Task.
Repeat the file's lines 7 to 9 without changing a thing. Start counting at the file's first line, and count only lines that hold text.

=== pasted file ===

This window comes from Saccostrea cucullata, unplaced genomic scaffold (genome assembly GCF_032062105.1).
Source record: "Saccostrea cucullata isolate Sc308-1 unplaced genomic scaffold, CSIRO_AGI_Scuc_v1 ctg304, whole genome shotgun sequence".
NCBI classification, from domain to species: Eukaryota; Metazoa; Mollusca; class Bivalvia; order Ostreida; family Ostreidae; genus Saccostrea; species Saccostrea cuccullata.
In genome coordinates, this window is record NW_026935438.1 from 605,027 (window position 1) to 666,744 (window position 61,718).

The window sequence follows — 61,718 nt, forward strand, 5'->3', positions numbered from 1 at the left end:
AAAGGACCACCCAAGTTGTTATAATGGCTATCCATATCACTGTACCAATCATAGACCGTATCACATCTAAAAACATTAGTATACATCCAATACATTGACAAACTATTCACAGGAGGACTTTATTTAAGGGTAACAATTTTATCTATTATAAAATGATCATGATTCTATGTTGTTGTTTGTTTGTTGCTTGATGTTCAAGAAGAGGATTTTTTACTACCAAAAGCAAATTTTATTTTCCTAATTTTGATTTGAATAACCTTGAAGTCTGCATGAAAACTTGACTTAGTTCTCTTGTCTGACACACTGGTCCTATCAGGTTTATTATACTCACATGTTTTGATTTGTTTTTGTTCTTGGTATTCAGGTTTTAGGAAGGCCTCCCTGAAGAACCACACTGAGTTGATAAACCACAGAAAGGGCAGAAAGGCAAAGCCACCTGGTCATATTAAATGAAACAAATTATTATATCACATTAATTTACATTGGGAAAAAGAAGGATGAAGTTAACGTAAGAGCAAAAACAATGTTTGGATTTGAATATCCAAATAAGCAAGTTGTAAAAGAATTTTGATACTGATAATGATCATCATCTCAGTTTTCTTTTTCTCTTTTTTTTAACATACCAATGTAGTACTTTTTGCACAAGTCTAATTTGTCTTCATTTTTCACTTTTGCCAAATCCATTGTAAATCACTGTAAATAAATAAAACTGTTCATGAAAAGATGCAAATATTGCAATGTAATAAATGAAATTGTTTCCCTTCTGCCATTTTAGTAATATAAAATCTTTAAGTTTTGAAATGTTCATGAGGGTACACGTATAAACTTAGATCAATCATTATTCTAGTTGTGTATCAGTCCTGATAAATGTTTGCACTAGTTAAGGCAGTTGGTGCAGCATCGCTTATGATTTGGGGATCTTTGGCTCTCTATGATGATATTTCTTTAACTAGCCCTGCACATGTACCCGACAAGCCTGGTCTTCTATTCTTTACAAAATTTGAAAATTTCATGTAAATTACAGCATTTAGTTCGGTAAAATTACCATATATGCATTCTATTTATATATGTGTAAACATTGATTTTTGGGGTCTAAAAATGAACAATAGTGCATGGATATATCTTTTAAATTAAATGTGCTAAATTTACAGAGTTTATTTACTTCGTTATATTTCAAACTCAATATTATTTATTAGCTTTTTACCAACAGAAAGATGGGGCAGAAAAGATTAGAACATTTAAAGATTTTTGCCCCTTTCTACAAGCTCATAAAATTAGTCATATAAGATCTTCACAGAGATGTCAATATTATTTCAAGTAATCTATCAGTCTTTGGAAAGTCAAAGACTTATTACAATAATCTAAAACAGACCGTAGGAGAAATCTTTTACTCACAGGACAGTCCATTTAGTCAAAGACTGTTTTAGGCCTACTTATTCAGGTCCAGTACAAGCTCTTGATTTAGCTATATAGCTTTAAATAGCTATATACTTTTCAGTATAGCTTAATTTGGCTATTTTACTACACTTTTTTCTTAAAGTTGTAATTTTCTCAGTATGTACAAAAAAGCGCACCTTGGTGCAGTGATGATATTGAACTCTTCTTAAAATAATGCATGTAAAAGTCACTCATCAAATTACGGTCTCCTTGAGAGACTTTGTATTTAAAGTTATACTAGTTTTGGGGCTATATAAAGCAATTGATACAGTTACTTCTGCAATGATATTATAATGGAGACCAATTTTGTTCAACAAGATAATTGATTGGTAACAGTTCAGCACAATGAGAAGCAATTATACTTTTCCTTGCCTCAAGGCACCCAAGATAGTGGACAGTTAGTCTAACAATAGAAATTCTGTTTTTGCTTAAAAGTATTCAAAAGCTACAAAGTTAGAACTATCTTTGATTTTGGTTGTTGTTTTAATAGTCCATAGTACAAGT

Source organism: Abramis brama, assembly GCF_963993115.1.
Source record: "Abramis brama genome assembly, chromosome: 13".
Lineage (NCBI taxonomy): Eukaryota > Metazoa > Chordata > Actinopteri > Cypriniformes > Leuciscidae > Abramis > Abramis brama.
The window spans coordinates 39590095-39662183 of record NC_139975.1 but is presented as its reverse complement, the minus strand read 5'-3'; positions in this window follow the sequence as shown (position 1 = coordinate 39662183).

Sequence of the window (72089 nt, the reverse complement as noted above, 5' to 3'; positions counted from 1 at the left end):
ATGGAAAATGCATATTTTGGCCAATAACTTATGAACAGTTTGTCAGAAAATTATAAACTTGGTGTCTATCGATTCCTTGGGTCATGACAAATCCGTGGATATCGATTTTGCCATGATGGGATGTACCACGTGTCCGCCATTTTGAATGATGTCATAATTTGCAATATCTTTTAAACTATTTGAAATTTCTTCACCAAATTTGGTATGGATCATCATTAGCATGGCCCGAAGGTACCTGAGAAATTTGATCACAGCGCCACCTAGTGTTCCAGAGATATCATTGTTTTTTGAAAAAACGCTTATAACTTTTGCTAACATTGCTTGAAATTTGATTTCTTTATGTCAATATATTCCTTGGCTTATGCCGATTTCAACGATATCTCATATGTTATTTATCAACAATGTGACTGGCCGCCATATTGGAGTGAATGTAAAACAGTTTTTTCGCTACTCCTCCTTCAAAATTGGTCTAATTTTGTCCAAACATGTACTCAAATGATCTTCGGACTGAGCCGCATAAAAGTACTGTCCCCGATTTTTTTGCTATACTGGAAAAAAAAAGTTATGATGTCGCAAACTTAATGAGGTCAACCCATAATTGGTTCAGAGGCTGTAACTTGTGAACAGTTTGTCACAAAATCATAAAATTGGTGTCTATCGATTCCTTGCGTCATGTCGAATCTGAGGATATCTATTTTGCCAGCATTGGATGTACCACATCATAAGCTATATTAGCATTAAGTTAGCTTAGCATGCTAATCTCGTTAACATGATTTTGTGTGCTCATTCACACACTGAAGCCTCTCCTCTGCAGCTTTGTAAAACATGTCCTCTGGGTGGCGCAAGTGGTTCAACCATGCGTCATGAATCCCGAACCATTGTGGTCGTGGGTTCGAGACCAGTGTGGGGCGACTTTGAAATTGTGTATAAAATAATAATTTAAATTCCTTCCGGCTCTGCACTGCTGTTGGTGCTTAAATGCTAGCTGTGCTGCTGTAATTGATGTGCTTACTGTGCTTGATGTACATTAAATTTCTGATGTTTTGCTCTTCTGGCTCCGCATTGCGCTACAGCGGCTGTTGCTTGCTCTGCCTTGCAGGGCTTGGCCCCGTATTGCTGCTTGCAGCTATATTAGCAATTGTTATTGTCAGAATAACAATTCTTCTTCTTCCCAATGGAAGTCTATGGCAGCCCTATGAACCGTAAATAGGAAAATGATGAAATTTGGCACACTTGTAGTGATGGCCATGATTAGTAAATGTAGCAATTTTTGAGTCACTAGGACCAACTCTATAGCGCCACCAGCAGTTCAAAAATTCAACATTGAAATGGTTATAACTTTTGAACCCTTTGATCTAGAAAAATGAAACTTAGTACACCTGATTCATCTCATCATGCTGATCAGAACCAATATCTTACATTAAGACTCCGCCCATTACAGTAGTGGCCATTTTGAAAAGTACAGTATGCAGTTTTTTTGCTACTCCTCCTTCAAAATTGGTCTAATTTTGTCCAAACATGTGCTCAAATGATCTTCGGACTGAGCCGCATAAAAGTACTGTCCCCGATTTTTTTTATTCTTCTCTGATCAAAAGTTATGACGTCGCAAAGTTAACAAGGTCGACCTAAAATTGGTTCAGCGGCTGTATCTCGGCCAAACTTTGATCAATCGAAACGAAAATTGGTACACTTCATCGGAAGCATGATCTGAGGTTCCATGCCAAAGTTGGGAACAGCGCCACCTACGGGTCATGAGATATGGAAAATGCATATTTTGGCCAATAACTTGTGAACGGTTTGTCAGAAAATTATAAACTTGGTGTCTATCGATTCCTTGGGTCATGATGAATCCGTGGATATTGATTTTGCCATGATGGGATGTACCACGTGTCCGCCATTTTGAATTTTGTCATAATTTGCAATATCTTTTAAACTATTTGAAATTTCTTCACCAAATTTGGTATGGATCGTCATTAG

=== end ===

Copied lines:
Source organism: Abramis brama, assembly GCF_963993115.1.
Source record: "Abramis brama genome assembly, chromosome: 13".
Lineage (NCBI taxonomy): Eukaryota > Metazoa > Chordata > Actinopteri > Cypriniformes > Leuciscidae > Abramis > Abramis brama.